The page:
Grant payments hiked, economy to reopen … slowly

President Cyril Ramaphosa.
Image: Thierry Monasse/Getty Images

In a bold but risky move to rescue SA’s devastated economy, President Cyril Ramaphosa on Tuesday night, along with a R500bn Covid-19 relief package, announced there will be a phased reopening of the economy.

Built on a comprehensive stimulus package to bolster business and feed the poor, the government’s plan aims to balance health and economic considerations.

The multi-billion social and economic support package — a tenth of SA’s GDP — will comprise loans from the International Monetary Fund, World Bank, Brics bank, African Development Bank, funding from state coffers and others.

“If we end the lockdown too soon, we risk an uncontrollable insurgence of the virus. But we will follow a phased approach, gradually lifting restriction on economic activity. We need to act with flexibility and respond to the situation as it develops. On Thursday I will address measures to reopen the economy,” Ramaphosa said.

Ramaphosa said SA was in the second phase of its response to the virus, which involved stabilising the economy.

The priority, he said, would be to fund the health response.

A total of R20bn had been allocated for this purpose, which also covered an anticipated  surge in coronavirus cases.

“We must provide for expenditure  on personal protective equipment, community screening and additional beds, ventilators, medicine and staffing,” Ramaphosa said.

The government was also aware the country’s municipality’s were taking a severe knock, and an additional R20bn would be provided to them to  increase sanitation, sustain water supplies and  provide food and shelter for the homeless.

He said the government was determined to relieve hunger in communities.

“Millions of South Africans are struggling to survive. Poverty and food security have deepened dramatically,” the president said.

To counter this, a  temporary six-month coronavirus grant of R50bn has been allocated to relieve the plight of those most desperately affected people.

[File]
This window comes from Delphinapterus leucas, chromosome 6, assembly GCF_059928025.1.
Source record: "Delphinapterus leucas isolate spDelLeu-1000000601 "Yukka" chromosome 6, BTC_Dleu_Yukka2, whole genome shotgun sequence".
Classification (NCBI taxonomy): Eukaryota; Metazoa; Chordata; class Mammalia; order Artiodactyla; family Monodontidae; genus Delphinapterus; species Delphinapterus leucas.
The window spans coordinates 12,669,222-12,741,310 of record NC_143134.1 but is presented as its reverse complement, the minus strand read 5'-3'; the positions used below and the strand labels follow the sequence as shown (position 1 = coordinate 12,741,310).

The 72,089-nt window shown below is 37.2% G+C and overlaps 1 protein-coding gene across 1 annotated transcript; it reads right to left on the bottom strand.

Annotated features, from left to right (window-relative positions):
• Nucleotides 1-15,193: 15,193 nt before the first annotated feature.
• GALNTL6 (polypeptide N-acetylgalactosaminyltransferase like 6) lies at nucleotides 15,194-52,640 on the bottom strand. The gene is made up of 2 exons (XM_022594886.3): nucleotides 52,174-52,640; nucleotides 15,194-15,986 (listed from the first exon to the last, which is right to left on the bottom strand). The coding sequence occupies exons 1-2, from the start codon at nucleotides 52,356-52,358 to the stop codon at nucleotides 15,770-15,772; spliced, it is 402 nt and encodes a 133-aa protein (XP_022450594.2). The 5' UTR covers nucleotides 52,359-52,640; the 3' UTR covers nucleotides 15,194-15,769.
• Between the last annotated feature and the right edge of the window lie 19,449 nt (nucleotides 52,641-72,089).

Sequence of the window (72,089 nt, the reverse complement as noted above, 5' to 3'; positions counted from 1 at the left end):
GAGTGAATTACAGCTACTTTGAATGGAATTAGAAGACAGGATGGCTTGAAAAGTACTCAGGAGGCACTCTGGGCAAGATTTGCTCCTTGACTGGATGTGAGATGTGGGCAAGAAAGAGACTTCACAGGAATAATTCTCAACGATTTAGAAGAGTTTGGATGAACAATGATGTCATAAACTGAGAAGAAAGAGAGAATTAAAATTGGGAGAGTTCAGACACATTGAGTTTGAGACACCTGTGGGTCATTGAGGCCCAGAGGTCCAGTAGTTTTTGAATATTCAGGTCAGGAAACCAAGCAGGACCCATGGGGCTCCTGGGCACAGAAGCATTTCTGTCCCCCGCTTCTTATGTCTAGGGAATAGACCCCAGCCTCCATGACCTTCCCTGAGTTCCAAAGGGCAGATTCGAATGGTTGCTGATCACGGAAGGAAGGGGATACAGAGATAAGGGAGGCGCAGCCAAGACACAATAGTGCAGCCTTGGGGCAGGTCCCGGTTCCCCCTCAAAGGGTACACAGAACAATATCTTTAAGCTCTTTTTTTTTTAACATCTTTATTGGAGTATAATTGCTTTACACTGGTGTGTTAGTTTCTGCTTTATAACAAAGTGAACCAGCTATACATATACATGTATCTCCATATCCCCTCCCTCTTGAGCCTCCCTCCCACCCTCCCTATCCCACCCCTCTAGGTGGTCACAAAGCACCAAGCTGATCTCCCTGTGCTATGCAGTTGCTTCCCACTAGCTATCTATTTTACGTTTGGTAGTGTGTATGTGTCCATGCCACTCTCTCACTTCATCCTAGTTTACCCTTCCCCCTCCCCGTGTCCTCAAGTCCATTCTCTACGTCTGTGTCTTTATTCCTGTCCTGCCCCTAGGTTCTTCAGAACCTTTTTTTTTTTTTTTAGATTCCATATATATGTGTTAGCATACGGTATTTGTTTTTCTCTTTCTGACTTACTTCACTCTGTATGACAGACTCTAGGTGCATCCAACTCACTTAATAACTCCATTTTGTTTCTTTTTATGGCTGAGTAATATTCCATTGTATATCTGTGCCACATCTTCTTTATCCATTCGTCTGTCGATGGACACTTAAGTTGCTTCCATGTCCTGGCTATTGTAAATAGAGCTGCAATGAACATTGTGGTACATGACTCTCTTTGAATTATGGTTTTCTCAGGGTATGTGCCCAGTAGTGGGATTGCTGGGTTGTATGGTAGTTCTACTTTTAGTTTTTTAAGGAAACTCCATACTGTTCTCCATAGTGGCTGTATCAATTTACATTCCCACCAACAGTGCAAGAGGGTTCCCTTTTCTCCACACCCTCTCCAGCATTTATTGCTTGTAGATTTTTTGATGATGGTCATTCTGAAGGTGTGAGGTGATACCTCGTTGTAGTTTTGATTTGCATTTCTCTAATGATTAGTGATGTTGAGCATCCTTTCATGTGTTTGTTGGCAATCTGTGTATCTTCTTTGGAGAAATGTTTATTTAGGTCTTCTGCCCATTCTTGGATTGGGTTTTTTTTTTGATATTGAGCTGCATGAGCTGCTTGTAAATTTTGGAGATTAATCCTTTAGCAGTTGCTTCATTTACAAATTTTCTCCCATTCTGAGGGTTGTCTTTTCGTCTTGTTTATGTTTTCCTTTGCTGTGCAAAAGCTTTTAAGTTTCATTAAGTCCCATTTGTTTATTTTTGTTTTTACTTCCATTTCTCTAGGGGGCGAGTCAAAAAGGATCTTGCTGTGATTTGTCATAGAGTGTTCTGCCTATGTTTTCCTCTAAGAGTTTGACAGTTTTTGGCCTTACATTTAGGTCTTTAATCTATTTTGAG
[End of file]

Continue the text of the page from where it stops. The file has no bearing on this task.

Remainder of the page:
Social grants are to be temporarily substantially increased. An additional R300 will be added to the child support grant in May, and between June and October, this will increase to R500.

All other grant recipients  will receive an additional R250 a month for the next six months.

A special R350 monthly  Covid-19 relief grant will be paid to unemployed people who don’t receive UIF payments or grants and this will be overseen by the department of social development.

Sassa would implement a technology-based solution in the form of  vouchers and cash transfers to ensure help for those most in need, Ramaphosa said.

Social development has also partnered with the Solidarity Fund and NGOs to distribute 250,000 food parcels.

“However, we are disturbed by reports of food parcel corruption taking place around the country. The full might of the law will be brought down on those found to be engaging in this practice,” Ramaphosa said.

To assist business, an  additional R100bn  has been set aside for protection of jobs and job creation.

A number of tax relief measures for companies are being introduced.

A total of R40bn has been  set aside for income support for workers. Provision for loans and grants to the value of R100m for SMEs, spaza  shops and informal traders has also been made.

Another significant measure is the introduction of a R200bn loan to help businesses pay salaries and rent.

Meanwhile, Ramaphosa is reportedly set to deploy more than 73,000 more soldiers onto SA’s streets, at a cost of R4.59bn.

This was revealed in a letter to MPs sitting in the defence portfolio committee.

DA leader John Steenhuisen and MP Dean Macpherson both shared the letter on Twitter. MPs from two other political parties also confirmed the authenticity of the letter.

The reason for the extra deployment, said Ramaphosa, was because the number of coronavirus infections continued to increase in SA, despite the nationwide lockdown.

“On March 25 I authorised the employment of 2,820 members of the South Africa National Defence Force (SANDF) for a service in co-operation with the South African Police Service in order to maintain law and order, support other state departments and to control our border line to combat the spread of Covid-19 in all nine provinces,” wrote Ramaphosa.

“The outbreak of Covid-19 continues to increase, with reported cases across the Republic of South Africa. As a result I have decided … to employ an additional 73,180 members of the SANDF, consisting of the regular force, reserve force and auxiliary force.

“The employment of the additional members of the SANDF is for the period of April 2 to June 26.” — Additional reporting by TimesLIVE

By:John Harvey




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